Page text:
The wives of the men on the platform are not in that audience. They are buying groceries or cleaning up messes or having a drink. Their lives are concerned with food and mess and houses and cars and money. They have to remember to get the snow tires on and go to the bank and take back the beer bottles, because their husbands are such brilliant, such talented incapable men, who must be looked after for the sake of the words that will come from them. (99-100)

Any shortcomings of my experience with this book were due entirely to my lack of focus. Similar to my previous experience with one of her long collections, I think Munro’s style is better digested in short, two-or-three-hundred-something-page books than in six-hundred-plus-page ones such as this. Her stories sometimes have a lot of characters, and the nuances of the relationships will easily escape the scattered mind. I did not bring my best brain to each of these stories, and I am worse off for it. But I also managed to grab some good stuff along the way:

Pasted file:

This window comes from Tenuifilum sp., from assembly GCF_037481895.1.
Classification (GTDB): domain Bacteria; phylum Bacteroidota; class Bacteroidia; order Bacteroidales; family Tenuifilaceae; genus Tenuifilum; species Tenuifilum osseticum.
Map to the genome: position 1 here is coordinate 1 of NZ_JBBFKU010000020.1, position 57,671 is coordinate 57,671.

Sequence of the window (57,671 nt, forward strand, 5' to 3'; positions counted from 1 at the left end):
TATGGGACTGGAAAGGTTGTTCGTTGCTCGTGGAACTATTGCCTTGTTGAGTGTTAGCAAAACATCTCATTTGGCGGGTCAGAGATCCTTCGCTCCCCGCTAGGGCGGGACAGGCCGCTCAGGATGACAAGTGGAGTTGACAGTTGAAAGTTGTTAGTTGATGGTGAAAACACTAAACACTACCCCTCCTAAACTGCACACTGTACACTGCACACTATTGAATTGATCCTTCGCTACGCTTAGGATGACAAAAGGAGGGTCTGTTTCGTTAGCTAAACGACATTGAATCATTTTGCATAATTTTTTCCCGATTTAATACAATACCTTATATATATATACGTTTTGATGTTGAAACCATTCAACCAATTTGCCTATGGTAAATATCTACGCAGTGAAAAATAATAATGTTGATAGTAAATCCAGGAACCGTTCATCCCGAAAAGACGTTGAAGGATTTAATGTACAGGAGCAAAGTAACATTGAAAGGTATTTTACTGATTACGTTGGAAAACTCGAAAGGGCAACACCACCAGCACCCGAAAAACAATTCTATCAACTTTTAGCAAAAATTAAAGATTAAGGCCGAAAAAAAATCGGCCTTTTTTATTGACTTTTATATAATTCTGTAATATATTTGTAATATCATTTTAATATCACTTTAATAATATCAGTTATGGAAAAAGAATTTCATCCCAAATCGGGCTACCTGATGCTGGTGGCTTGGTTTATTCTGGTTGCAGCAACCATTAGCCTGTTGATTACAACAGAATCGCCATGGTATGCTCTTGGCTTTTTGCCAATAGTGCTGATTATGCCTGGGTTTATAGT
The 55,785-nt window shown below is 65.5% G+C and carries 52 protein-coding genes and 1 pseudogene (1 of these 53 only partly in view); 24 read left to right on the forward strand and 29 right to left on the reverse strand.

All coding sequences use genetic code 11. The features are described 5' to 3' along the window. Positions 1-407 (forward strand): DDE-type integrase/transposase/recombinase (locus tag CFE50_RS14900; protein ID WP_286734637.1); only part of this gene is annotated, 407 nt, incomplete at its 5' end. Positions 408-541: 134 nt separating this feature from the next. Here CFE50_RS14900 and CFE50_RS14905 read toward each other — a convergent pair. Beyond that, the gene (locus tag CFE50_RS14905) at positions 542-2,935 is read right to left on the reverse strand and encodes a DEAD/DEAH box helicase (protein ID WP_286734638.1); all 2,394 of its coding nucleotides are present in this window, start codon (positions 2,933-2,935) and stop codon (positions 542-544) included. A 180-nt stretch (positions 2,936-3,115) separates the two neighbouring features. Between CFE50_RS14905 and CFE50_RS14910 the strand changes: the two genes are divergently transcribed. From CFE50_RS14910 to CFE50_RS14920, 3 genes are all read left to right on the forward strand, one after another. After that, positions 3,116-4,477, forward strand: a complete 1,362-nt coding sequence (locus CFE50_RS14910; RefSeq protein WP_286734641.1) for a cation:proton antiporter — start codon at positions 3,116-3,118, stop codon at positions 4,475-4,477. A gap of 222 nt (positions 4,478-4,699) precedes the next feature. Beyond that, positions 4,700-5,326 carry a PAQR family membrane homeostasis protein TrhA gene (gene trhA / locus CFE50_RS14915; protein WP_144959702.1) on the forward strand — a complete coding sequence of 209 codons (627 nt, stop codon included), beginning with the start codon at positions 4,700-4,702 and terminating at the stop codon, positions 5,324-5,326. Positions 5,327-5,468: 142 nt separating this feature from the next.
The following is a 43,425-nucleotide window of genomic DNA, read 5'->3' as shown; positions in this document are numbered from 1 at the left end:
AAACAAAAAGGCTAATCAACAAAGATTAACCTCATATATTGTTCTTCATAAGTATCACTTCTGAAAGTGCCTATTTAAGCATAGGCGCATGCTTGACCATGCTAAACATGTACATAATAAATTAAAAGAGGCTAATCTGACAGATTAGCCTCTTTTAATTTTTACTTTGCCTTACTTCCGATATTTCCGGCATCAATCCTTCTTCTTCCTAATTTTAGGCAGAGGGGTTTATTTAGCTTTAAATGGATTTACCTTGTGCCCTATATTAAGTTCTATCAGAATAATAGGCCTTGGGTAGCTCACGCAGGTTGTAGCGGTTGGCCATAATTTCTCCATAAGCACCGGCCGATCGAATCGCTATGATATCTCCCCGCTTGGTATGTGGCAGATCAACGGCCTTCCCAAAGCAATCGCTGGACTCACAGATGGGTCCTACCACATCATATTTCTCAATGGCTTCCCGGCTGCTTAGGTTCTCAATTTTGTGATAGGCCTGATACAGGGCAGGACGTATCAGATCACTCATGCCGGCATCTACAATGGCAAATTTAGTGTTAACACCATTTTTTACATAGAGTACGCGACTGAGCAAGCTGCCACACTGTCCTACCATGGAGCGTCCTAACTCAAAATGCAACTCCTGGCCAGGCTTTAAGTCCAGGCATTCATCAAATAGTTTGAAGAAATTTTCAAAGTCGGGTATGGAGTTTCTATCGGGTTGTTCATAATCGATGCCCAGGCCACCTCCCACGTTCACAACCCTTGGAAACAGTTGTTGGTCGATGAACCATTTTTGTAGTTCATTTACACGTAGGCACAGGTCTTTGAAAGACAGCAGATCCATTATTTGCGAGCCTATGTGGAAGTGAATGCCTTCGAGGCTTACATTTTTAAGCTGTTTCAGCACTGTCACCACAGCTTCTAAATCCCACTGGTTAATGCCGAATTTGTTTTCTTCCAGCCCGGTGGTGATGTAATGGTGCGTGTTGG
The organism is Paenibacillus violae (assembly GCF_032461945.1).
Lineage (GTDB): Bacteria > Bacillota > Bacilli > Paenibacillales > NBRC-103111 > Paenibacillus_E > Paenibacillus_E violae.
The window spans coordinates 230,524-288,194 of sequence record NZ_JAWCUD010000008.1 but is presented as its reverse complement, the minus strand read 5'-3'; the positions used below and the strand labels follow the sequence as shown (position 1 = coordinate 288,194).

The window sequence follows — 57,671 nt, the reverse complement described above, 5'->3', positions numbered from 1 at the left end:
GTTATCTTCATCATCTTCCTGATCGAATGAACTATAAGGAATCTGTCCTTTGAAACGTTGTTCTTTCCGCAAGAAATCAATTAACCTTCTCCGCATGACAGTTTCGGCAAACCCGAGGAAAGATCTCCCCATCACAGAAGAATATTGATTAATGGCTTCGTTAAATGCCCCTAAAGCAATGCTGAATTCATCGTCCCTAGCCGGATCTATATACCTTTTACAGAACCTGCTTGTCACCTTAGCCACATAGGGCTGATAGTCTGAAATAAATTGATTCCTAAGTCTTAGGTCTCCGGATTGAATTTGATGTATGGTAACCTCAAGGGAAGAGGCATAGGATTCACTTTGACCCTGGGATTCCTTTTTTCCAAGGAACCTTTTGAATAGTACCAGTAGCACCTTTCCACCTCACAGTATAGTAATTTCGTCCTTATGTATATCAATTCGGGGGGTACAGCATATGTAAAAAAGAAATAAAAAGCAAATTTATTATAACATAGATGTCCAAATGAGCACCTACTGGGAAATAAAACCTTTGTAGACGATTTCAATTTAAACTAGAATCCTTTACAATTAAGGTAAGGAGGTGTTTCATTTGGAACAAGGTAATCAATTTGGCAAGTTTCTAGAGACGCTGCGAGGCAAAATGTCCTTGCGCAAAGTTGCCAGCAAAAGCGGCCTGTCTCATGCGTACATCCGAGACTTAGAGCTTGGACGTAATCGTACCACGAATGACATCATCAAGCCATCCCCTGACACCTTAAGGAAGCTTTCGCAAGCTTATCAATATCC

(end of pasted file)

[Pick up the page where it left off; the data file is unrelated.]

I feel my father’s life flowing back from our car in the last of the afternoon, darkening and turning strange, like a landscape that has an enchantment on it, making it kindly, ordinary and familiar while you are looking at it, but changing it, once your back is turned, into something you will never know, with all kinds of weathers, and distances you cannot imagine. (18)

And just as there is a moment, when you are drugged, in which you feel perfectly safe, sure, unreachable, and then without warning and right next to it a moment in which you know the whole protection has fatally cracked, though it is still pretending to hold soundly together, so there is a moment now––the moment, in fact, when Rose hears Flo step on the stairs––that contains for her both present peace and freedom and a sure knowledge of the whole down-spiralling course of events from now on. (135)